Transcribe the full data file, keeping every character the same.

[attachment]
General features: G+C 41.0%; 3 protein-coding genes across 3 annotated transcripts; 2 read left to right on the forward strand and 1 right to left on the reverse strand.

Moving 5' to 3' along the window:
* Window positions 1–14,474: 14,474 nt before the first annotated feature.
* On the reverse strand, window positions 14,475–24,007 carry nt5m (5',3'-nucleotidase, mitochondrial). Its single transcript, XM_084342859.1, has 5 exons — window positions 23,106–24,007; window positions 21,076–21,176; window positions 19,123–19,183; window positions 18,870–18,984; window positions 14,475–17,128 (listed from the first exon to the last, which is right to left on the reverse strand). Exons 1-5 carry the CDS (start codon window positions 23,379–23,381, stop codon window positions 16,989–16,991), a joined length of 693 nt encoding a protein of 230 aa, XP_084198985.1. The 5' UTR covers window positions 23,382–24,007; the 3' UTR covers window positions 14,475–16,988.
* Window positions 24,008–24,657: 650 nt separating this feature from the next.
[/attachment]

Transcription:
General features: G+C 41.0%; 3 protein-coding genes across 3 annotated transcripts; 2 read left to right on the forward strand and 1 right to left on the reverse strand.

Moving 5' to 3' along the window:
* Window positions 1–14,474: 14,474 nt before the first annotated feature.
* On the reverse strand, window positions 14,475–24,007 carry nt5m (5',3'-nucleotidase, mitochondrial). Its single transcript, XM_084342859.1, has 5 exons — window positions 23,106–24,007; window positions 21,076–21,176; window positions 19,123–19,183; window positions 18,870–18,984; window positions 14,475–17,128 (listed from the first exon to the last, which is right to left on the reverse strand). Exons 1-5 carry the CDS (start codon window positions 23,379–23,381, stop codon window positions 16,989–16,991), a joined length of 693 nt encoding a protein of 230 aa, XP_084198985.1. The 5' UTR covers window positions 23,382–24,007; the 3' UTR covers window positions 14,475–16,988.
* Window positions 24,008–24,657: 650 nt separating this feature from the next.